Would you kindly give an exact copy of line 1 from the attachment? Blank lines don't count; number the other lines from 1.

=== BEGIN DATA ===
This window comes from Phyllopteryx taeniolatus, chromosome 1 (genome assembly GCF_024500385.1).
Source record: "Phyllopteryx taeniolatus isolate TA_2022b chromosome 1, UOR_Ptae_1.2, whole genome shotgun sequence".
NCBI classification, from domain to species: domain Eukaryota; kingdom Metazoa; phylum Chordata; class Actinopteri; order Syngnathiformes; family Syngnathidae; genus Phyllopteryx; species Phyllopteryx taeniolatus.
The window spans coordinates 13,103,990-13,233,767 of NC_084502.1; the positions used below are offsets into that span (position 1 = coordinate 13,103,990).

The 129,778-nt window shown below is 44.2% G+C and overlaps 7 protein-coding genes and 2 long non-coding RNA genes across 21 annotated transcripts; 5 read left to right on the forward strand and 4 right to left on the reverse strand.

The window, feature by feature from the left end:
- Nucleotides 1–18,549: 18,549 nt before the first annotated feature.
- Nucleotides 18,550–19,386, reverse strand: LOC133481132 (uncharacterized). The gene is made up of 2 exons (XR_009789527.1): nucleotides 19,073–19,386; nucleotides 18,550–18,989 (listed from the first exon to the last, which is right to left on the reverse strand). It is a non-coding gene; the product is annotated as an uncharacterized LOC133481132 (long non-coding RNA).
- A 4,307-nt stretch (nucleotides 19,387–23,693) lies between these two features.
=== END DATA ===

This window comes from Phyllopteryx taeniolatus, chromosome 1 (genome assembly GCF_024500385.1).